Beverage cans increasingly popular in Germany despite gaps in consumer knowledge
Many consumers in Germany have little knowledge about the environmental friendliness of various beverage packaging. These are the findings of a recent Civey opinion poll of 5,000 people commissioned by Gesamtverband der Aluminiumindustrie e.V. (GDA). According to the survey, although half of all Germans are buying beverages in cans regularly, their knowledge about the beverage can is low and many consumers have numerous prejudices.
Only 42.4% of consumers believe that beverage cans are fully recyclable. 7.3% of those surveyed were even convinced that beverage cans made from aluminium or tinplate cannot be recycled at all – which of course is not the case.
The infinite recyclability of cans enables a closed material cycle and makes aluminium an ideal material for a circular economy in times of increasing disposal problems and littering of packaging waste. In Germany, 99% of all beverage cans are recycled. The return rate due to the deposit is higher than in any other country in the world.
“The survey clearly shows that the image of the beverage can is based on a lack of information and prejudices. With a recycling rate of 99%, Germany is the world leader,” said Jörg Schäfer, head of sustainability at GDA. In addition, he said that can manufacturers and the aluminium industry as a whole have improved significantly in many areas e.g. raw material, water and energy demand. If the appropriate recycling technology is used, it is possible to achieve high levels of recycling for the production of aluminium beverage cans. “The European aluminium industry, for example, has reduced its total direct CO2 emissions from primary production to 55% per tonne since 1990. “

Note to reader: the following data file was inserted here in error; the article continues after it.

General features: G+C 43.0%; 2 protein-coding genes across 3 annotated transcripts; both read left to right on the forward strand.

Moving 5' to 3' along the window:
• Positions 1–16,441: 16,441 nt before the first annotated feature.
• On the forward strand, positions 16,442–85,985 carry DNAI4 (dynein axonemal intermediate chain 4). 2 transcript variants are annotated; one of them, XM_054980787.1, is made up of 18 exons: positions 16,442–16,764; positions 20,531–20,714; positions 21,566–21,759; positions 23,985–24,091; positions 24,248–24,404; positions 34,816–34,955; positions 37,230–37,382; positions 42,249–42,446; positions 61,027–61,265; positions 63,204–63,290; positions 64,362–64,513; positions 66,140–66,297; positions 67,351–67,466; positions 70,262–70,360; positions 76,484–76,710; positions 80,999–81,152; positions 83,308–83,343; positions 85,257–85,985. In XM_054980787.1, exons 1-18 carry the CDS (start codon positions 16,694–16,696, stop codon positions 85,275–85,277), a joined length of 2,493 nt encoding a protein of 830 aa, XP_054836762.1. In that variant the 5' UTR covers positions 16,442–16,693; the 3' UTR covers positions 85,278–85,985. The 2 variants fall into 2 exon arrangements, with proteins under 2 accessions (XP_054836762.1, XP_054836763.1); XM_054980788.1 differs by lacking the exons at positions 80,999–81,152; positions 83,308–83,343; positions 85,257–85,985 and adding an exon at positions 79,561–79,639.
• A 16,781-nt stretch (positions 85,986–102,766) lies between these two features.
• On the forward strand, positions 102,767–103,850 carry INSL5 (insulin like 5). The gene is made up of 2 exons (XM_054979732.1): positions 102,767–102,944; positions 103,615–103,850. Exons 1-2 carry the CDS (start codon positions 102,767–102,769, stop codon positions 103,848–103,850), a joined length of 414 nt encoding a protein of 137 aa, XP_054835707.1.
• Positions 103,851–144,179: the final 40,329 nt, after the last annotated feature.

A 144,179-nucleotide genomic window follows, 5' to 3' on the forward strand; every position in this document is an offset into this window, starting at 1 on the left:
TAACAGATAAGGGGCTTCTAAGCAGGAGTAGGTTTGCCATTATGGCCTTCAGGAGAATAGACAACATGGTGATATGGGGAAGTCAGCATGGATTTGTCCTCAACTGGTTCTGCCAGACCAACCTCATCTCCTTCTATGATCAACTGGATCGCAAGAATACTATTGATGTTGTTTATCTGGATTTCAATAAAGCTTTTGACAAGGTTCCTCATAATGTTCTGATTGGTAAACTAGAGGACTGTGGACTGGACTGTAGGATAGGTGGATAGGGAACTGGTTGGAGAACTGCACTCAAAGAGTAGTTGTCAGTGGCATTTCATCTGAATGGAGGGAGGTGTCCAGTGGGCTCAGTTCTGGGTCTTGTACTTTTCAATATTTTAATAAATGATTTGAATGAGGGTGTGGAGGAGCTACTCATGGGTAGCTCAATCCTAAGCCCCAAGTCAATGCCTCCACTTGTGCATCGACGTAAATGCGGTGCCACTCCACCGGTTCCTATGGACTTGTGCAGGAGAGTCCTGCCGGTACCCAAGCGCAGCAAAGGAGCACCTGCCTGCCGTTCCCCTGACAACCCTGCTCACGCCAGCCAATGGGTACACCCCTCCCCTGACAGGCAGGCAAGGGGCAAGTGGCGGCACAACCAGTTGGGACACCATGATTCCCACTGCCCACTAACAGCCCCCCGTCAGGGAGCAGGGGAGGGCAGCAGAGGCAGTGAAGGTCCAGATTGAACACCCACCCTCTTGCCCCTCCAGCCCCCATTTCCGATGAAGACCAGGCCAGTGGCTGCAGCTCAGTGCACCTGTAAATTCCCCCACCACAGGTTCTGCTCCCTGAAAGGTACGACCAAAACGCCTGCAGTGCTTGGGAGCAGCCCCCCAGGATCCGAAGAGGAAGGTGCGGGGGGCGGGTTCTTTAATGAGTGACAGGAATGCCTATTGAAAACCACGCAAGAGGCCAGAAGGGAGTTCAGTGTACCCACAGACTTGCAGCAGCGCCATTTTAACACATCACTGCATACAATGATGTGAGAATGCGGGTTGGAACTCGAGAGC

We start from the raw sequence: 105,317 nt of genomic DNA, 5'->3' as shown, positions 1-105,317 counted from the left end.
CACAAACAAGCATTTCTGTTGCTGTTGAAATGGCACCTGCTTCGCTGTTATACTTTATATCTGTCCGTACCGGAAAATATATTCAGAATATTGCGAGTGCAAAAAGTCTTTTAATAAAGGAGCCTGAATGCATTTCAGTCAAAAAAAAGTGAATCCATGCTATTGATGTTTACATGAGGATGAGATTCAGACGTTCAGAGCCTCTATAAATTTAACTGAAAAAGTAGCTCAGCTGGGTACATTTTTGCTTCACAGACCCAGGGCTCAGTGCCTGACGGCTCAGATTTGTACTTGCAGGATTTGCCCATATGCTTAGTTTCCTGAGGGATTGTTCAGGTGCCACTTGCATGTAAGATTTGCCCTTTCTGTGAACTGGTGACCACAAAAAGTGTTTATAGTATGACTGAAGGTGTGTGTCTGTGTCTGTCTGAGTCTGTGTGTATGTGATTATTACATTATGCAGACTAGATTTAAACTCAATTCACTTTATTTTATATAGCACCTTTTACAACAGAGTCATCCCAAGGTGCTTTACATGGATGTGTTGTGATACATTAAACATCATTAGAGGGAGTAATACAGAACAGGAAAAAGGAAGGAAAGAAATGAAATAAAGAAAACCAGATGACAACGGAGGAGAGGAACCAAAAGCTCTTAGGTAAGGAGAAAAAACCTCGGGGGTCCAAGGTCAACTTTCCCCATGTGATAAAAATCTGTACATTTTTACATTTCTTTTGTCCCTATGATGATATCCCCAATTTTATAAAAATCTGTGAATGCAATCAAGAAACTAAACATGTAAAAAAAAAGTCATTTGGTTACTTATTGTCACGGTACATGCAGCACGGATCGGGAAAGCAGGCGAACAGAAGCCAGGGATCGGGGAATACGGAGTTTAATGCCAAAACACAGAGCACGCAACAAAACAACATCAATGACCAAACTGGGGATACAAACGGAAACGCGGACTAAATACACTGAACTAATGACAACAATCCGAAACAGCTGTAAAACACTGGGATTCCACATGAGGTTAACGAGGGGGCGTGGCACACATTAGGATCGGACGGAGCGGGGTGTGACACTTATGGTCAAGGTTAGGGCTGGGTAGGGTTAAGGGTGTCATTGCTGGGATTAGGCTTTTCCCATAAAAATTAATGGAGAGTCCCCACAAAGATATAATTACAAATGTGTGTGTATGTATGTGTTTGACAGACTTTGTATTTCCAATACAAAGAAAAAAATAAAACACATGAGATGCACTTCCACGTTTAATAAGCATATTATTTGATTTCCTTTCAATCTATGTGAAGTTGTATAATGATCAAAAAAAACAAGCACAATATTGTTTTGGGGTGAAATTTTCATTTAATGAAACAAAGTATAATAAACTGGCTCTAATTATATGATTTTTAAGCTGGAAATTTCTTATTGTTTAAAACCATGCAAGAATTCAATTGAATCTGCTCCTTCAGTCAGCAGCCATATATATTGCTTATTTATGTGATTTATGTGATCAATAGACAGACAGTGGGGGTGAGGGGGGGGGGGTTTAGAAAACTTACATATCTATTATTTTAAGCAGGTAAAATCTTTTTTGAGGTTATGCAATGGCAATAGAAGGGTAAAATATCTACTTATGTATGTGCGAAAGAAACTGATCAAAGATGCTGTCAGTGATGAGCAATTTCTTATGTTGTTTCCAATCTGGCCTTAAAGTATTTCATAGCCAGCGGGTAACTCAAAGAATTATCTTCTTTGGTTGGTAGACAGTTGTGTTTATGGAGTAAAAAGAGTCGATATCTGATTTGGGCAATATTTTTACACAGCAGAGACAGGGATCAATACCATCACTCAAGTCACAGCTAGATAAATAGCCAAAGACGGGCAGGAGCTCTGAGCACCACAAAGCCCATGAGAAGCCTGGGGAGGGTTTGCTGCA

Studies also commissioned by GDA show that packaging plays an important role when it comes to assessing the environmental friendliness of a beverage supply chain (51.4%). However, transport and content were less important in the eyes of respondents. This attitude does not fit. According to data from the German Packaging Institute, the ecological footprint of a package is on average ten times less than that of the packaged product. If the product is spoiled or damaged, the ecological damage is higher than the efforts to produce the packaging.
However, environmentally friendly packaging is, above all, packaging that is easy to sort after consumption, where materials can be easily separated and be reused again and again.
GDA states that the can has an important place in an ecologically advantageous overall system. It protects certain light-sensitive foods, such as beverages containing yeast or protein and, as a single-material packaging, it is the best beverage packaging of all to recycle. Recycled aluminium uses 95% less energy than primary production and the aluminium does not have to be recovered.